This is a relatively new method that attorneys sometimes use to bill their clients. Under this fee structure, an attorney will charge a client a fixed amount for a specific type of case. Attorneys who do one type of case or transaction multiple times are the most likely to charge fixed fees. For example, an attorney may charge a client $500 for handling a traffic ticket case. The representation agreement should include terms that do not allow the attorney to charge more than the agreed-upon amount for this type of arrangement.
This type of fee arrangement is most common in personal injury cases. This is great for clients who do not have much money to pay attorneys upfront. Instead, the attorney agrees to take the case in exchange for a certain percentage of whatever award the client recovers in a lawsuit. If the client loses the case, the attorney does not get paid.
Once you agree to a contingency fee arrangement, your representation agreement should include terms that set out what percentage of the eventual award or settlement the attorney will receive. Common contingency fees range from 20% to 40%. Some attorneys change their percentage depending on whether the case settles or goes to trial. Your agreement should include this language.
Costs and Fees
Your representation agreement should also include clauses covering certain costs and fees associated with your case. These costs can include court fees, witness fees, travel expenses, filing and copying fees, and more. It should be no shock that litigation can be quite expensive. These fees must come from somewhere, and your representation agreement should specify from where. If you are expected to pay for all filing fees, that should be in the contract with your lawyer. Attorneys working under a contingency fee basis will often cover all these costs and fees up front and deduct them from the eventual award.
Even though fee arrangements and terms dealing with money are the primary reason for having representation agreements, there are other terms your contract should include as well, such as:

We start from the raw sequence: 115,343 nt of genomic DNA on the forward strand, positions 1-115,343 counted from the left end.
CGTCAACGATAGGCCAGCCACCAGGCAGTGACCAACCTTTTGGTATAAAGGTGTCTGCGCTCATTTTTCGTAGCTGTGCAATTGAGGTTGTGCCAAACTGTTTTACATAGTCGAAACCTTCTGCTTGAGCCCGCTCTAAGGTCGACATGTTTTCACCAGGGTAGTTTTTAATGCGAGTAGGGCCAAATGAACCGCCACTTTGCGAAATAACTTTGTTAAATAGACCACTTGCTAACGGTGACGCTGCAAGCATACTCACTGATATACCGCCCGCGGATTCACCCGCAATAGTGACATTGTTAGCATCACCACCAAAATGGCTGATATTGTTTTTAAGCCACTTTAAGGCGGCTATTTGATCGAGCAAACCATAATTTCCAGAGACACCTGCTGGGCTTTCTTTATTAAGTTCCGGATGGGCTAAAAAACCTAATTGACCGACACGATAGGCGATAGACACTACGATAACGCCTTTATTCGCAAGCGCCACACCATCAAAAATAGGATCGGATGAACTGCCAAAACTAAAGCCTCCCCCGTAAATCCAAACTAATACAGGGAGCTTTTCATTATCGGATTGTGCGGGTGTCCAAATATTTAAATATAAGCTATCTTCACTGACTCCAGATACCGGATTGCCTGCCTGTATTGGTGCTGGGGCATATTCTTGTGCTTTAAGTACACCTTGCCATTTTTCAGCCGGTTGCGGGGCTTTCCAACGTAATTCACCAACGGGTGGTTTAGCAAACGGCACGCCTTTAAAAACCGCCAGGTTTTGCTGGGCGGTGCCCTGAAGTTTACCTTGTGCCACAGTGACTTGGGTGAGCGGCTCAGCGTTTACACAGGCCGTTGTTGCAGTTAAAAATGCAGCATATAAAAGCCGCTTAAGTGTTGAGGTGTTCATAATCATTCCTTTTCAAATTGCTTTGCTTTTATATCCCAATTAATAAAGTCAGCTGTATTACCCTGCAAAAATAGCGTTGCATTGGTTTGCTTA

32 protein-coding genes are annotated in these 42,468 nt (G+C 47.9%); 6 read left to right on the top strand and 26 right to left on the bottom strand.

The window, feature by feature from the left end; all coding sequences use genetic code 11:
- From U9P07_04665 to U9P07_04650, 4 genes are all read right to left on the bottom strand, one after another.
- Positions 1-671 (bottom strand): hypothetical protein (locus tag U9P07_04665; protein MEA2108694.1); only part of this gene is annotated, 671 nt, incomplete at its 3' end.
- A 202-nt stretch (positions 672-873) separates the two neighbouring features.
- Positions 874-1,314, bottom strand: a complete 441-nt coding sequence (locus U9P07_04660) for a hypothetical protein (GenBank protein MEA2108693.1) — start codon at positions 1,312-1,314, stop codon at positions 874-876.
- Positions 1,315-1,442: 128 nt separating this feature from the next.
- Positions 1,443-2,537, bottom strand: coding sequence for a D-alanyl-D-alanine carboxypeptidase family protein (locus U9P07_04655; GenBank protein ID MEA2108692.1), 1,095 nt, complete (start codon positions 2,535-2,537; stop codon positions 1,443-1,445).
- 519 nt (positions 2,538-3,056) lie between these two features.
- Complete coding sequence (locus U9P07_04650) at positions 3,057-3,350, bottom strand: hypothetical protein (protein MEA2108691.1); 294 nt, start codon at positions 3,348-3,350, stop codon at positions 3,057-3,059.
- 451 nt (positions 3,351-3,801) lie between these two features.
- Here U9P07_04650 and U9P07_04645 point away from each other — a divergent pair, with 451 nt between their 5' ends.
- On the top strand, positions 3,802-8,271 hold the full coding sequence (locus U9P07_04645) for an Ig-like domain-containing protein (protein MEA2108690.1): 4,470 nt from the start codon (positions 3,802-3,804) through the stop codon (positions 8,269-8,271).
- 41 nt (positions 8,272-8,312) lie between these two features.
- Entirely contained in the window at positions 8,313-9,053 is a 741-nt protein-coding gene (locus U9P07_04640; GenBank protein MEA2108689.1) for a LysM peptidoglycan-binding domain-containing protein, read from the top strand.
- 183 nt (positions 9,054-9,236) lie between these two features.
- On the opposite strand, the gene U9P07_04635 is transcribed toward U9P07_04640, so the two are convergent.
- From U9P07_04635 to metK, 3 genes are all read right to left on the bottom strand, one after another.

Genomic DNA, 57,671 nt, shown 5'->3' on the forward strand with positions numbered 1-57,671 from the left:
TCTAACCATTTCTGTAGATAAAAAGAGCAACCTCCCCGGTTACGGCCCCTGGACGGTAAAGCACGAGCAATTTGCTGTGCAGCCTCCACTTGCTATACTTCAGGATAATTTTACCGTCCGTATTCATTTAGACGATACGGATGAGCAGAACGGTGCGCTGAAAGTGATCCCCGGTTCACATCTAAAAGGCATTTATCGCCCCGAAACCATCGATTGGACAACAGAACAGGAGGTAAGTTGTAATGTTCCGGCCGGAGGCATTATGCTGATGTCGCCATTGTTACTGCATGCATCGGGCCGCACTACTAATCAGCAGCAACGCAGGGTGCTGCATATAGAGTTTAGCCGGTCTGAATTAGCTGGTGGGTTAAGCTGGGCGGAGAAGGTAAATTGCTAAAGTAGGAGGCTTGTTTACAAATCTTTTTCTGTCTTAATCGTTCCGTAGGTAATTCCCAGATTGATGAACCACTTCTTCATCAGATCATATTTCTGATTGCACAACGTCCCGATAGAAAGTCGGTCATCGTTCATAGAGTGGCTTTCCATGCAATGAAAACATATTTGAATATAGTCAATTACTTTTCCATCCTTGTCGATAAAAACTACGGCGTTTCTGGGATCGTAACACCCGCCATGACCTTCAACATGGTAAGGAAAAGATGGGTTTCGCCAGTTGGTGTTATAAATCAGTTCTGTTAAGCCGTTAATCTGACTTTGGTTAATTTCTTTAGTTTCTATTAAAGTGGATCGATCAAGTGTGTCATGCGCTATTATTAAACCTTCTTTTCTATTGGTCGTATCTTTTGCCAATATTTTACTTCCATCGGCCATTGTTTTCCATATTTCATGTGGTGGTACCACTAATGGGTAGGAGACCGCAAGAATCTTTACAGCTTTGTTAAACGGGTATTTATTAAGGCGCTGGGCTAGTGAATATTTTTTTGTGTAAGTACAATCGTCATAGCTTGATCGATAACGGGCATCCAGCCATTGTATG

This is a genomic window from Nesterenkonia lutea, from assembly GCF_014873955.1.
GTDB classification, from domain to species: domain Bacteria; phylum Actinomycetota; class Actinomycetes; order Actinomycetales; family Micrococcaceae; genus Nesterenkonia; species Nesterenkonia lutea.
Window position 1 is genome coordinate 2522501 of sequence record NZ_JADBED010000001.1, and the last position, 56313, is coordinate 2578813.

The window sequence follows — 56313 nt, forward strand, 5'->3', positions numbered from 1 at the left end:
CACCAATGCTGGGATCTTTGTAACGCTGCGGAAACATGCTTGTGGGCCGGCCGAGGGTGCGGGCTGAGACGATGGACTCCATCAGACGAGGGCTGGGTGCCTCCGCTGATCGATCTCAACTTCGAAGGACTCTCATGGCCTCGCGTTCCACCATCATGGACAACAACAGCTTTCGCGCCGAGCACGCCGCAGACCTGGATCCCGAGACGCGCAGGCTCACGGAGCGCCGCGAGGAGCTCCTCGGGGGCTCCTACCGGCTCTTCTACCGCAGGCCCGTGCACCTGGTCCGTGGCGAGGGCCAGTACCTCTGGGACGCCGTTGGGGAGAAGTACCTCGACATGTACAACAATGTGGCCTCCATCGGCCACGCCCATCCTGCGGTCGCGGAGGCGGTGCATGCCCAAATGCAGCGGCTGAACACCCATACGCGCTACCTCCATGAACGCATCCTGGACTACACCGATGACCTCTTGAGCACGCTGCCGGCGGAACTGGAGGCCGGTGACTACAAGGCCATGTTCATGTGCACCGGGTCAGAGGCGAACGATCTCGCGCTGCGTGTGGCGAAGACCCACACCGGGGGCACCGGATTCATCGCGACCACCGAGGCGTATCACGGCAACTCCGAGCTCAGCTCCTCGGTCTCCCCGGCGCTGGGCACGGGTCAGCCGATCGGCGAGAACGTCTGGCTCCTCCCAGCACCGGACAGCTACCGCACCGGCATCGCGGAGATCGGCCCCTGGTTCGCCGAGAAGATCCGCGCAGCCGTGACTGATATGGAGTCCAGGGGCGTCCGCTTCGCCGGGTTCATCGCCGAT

- The extent of the representation: The contract should clarify how far your attorney will represent you in your case. For example, some attorneys will not handle appeals, and if this is so, your agreement should include such a term.
- Ending the attorney-client relationship: The representation agreement should include a term regarding the relationship's ending and under what circumstances it can occur. For example, a contract may state that the client has the right to fire their attorney at any time, without reason, or that the client can only fire the attorney for just cause.
- Client files: The contract should specify how and at what cost the client can obtain a complete copy of their client file held by the attorney.
- Who is working: The contract should specify who will do the work, meaning who will do the research for the case and who will argue it in court if litigation is necessary.
- Powers of attorney: The contract should lastly specify what powers, if any, the client gives to the attorney. For example, if a client does not think they can make a judgment call on something, the agreement can pass this authority to the attorney.
Talk About Terms as Soon as Possible With Your Attorney
While haggling over contract terms may be stressful, attorneys know how to handle these conversations. Respectable attorneys will be transparent with you about expected costs and why they structure their fees the way they do. If you feel a prospective attorney is not being honest with you, you do not have to sign a contract for representation.